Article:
Pessimistic Investment attitude harms Retirees

Investments, as in other aspects of life, require hope and optimism. Adults near retirement are significantly less optimistic concerning future economic growth compared to younger groups. This pessimism extends to longer term personal finances, as well as stock market returns. This could propel them to exit stocks quickly. Older individuals may also excessively slash their spending. This leads to an unsatisfied quality of life.

Pessimism on the rise

According to Matt Fellowes of United Income, the benefits of living longer lives, and the relief that comes with retirement could be lessened if older households become overly cautious concerning spending and investing with the onset of age. The report states that adults who had crossed the 64 year age mark were 40 percent more skeptical concerning their future financial health. About 30 percent expressed skepticism concerning the future of economic growth, compared to individuals below 35 years of age. It was found that the rise of pessimism with increasing age was completely unfounded. The indication is there: people leave substantial estates when they expire. Retired adults who died in their 60s left an average net wealth of $296,000. The amount increased to $313,000 in their 70s and $315,00 in their 80s.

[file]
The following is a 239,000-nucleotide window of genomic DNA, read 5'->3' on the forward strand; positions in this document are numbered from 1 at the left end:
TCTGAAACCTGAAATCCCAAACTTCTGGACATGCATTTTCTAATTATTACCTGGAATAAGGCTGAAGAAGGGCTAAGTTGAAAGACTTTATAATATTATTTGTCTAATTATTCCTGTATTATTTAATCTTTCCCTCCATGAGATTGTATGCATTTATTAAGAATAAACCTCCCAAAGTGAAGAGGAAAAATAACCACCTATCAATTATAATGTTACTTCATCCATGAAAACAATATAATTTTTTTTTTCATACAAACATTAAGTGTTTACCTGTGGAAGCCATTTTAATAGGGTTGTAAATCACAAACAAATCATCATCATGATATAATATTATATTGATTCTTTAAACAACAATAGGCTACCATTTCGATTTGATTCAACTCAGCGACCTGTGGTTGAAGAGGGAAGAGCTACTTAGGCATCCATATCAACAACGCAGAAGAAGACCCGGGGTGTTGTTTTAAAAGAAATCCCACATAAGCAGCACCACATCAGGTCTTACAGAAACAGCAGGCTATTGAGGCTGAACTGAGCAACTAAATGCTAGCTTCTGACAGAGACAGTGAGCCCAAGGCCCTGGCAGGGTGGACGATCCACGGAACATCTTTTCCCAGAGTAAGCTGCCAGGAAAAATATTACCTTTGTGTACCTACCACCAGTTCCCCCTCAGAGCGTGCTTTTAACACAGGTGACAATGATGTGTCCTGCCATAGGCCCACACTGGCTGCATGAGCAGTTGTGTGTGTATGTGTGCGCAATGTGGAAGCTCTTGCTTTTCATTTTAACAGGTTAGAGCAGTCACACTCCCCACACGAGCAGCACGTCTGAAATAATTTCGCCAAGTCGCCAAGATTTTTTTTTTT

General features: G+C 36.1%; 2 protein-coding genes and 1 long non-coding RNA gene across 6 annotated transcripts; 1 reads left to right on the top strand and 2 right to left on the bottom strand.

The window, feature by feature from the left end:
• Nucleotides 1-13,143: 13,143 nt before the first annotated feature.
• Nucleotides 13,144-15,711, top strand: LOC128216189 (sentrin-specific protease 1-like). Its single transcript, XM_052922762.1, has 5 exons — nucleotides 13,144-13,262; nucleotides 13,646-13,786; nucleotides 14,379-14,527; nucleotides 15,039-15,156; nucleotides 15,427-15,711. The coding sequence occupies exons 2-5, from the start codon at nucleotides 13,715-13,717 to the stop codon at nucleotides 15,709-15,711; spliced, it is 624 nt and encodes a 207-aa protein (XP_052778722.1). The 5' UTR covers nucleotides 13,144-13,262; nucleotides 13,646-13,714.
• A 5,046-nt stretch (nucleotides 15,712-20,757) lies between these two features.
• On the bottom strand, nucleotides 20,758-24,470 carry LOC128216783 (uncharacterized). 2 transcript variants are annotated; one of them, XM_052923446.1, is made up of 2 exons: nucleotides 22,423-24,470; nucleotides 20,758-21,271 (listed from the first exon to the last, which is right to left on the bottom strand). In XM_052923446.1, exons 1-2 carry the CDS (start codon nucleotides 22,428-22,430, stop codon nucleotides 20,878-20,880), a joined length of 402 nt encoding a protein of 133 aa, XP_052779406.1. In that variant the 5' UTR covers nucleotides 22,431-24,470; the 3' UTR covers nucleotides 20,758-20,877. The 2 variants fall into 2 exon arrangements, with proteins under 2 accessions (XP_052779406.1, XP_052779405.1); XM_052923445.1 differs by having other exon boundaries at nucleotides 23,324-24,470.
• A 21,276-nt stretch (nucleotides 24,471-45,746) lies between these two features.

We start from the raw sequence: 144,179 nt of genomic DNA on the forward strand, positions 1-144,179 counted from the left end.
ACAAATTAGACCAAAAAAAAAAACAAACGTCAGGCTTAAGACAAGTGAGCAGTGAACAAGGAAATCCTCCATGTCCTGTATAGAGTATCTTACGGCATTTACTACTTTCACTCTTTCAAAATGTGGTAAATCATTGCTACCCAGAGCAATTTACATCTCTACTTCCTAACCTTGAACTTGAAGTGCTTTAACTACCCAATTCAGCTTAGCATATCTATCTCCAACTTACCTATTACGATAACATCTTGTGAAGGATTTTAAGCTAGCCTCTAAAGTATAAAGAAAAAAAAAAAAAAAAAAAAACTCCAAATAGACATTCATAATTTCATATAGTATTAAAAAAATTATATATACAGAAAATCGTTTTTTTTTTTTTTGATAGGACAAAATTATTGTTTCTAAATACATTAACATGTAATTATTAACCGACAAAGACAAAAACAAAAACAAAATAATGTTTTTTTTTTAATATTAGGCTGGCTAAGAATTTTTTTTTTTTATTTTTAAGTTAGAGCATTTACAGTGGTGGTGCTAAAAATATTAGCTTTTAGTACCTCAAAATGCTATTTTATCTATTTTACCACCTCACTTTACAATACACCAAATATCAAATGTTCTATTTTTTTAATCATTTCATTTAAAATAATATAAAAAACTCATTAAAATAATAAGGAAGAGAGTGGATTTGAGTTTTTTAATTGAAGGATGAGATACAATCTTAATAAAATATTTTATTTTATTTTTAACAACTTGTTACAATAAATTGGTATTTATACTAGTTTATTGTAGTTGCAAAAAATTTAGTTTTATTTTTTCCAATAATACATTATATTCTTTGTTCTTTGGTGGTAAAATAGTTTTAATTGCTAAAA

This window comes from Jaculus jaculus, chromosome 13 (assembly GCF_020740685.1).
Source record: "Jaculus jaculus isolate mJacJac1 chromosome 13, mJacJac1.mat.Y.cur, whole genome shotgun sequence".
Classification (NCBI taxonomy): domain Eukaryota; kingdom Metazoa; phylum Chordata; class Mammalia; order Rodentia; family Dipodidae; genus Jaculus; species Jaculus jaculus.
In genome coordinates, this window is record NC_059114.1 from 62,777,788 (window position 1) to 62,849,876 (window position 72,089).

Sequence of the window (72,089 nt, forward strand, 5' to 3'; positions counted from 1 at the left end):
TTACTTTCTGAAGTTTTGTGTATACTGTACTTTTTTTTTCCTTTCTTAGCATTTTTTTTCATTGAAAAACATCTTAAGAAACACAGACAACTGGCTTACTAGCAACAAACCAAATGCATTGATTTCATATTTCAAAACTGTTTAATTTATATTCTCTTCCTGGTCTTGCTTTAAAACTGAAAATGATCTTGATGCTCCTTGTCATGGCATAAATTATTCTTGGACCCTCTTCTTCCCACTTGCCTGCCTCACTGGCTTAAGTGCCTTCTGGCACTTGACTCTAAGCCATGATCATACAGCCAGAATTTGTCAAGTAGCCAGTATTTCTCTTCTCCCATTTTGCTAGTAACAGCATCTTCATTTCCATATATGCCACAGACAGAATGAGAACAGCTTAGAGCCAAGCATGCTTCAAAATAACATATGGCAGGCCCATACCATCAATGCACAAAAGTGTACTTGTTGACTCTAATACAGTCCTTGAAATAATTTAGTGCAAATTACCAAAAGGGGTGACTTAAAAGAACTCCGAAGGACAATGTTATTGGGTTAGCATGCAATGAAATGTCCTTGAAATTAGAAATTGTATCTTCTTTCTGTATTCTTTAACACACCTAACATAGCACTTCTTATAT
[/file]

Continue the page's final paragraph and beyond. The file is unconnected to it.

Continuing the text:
Even individuals who lived beyond 90 years of age left behind a median amount of $238,000. This shows that aging adults worry excessively about money. The study says this is the reason spending decreases with age.

Perception bars reality

A study conducted by United Income showed people aged 65 years or more with open stock markets have a lesser chance of going up during the coming 12 months. This question was asked every year from 2001 to 2014. The reality is that stocks rose during all those years except two. If the older adults did not invest their money during this period, they have lost the chance to double their money in all those years. On the flipside though, they missed the brutal stock market burn in 2008.

Crankiness due to advanced age is not the only culprit. Other reasons include a rising sense of uncertainty that comes with much longer life spans. Retirement is now much more complex due to the longer lifespans. Standard pensions are either disbanded or underfunded. Gloom dominates due to uncertainty and the retiree knowing that there is no safety net.

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